Have you ever wondered what artists are actually doing when they peer at something over an outstretched pencil-top? Now you know: they are measuring up the model (or object). Ok, so a pencil-top is a pretty rough measure, but it is an immense help in getting down the proportions of your subject.
Using this method, it is important to stand in the same place, and to keep your head as still as possible when measuring, and to extend the arm fully with elbow straight, each time a measurement is made. You should not be too close to the model.
Remember that the basic unit in figure drawing is the model's head, from top to chin. Holding your pencil in a fist with the thumb upwards, and arm stretched out fully, close your non-master eye and align the top of your pencil with the top of the model's head, and slide your thumb down the pencil until it aligns with the model's chin. There you have your basic unit of measurement on the pencil. Repeat this step whenever necessary.
Now, to find how many heads tall your model is, drop your hand slightly so that the top of the pencil is at the chin. Observe carefully the point on the figure that aligns with your thumb - this should be roughly below the breastbone. (2 heads - you count the head itself). Drop the top of the pencil to that point, and so on, down to the feet.
To place these measurements on the paper, simply make seven equally spaced horizontal lines down the paper. The actual distance doesn't matter, so long as they are even. You are scaling the observed information to fit the page. Your top division will be the head. As you begin to draw the rest of the figure, check the placement of key points against your head measurements. The armpit begins just above the second head line, the hips at the third, for example. Naturally this will vary depending on the bodyshape and pose of the model. The head unit can also be used to check the size and relative placement of other parts of the body, as demonstrated by the red lines in the diagram above. Use the 'scale' you have established with the height to judge the correct distance on the paper. In this example, the wrist is one head-unit away from the body.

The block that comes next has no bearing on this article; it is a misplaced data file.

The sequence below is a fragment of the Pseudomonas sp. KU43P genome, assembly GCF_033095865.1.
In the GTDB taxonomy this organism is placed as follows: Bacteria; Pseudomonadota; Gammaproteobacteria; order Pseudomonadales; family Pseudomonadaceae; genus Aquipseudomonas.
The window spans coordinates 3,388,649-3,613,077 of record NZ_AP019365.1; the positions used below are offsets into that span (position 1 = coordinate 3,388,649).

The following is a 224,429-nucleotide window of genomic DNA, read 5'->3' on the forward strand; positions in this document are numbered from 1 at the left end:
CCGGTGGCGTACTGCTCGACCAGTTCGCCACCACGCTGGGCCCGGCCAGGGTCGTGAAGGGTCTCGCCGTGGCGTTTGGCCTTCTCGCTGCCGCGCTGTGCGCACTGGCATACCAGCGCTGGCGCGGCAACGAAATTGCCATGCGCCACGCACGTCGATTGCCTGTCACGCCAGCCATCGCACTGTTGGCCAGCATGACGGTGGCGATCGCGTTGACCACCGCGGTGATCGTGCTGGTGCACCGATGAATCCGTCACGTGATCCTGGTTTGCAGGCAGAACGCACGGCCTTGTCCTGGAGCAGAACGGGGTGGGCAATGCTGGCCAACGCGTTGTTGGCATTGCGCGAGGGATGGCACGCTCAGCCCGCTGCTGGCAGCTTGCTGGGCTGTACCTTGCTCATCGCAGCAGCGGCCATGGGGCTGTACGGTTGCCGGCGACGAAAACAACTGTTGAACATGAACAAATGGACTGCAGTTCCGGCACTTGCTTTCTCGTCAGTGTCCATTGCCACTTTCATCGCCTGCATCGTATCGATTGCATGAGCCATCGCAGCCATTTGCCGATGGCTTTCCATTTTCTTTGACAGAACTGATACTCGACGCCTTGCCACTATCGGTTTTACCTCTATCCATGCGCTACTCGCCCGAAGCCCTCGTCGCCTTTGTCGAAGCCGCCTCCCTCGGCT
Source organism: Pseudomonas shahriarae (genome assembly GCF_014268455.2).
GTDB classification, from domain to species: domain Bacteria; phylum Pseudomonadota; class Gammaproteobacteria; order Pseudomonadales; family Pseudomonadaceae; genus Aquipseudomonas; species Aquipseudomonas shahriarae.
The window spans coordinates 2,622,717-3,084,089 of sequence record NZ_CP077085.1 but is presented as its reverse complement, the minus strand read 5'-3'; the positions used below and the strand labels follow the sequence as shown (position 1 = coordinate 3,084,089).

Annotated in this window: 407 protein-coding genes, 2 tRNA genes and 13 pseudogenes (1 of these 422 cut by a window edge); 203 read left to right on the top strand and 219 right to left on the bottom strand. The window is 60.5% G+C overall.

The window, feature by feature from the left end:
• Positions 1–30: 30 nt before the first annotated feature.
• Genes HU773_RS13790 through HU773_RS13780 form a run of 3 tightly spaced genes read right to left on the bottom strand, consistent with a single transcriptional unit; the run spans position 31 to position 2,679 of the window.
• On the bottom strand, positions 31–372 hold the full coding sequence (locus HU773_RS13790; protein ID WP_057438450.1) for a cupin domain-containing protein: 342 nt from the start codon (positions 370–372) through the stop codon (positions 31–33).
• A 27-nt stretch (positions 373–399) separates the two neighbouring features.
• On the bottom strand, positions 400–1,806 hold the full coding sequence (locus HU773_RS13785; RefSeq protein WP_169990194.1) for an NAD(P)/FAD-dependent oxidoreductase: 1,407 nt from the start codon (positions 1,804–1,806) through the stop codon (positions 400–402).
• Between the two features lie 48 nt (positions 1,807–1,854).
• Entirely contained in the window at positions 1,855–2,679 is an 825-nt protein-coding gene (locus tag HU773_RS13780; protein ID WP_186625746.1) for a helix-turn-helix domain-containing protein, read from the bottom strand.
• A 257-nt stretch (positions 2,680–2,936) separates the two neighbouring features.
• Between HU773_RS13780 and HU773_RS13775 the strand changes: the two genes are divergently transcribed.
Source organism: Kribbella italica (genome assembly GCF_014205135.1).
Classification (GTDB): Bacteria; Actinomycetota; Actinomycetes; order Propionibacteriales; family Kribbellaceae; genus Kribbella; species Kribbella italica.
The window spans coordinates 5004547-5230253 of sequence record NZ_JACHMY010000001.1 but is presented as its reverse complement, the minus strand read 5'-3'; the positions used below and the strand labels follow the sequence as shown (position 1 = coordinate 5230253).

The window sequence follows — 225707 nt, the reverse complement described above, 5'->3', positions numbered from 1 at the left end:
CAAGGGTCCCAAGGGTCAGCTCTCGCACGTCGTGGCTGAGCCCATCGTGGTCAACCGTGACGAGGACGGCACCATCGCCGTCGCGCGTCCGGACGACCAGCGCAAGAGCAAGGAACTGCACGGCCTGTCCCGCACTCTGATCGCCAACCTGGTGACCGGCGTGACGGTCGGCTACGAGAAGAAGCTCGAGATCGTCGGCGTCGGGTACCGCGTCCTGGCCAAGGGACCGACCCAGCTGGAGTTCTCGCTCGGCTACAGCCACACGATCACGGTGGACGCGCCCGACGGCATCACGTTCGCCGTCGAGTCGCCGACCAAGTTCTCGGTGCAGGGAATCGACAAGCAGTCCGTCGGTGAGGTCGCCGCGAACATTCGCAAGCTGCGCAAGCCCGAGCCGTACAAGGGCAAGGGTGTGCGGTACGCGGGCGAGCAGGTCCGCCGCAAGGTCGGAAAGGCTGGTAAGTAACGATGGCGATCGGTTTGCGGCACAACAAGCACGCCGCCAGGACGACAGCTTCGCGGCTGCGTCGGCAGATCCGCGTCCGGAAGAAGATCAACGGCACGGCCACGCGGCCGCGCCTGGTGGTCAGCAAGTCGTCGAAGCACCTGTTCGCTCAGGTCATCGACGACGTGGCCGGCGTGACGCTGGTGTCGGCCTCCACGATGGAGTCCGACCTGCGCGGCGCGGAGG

Next Page: How to Measuring Angles in the Figure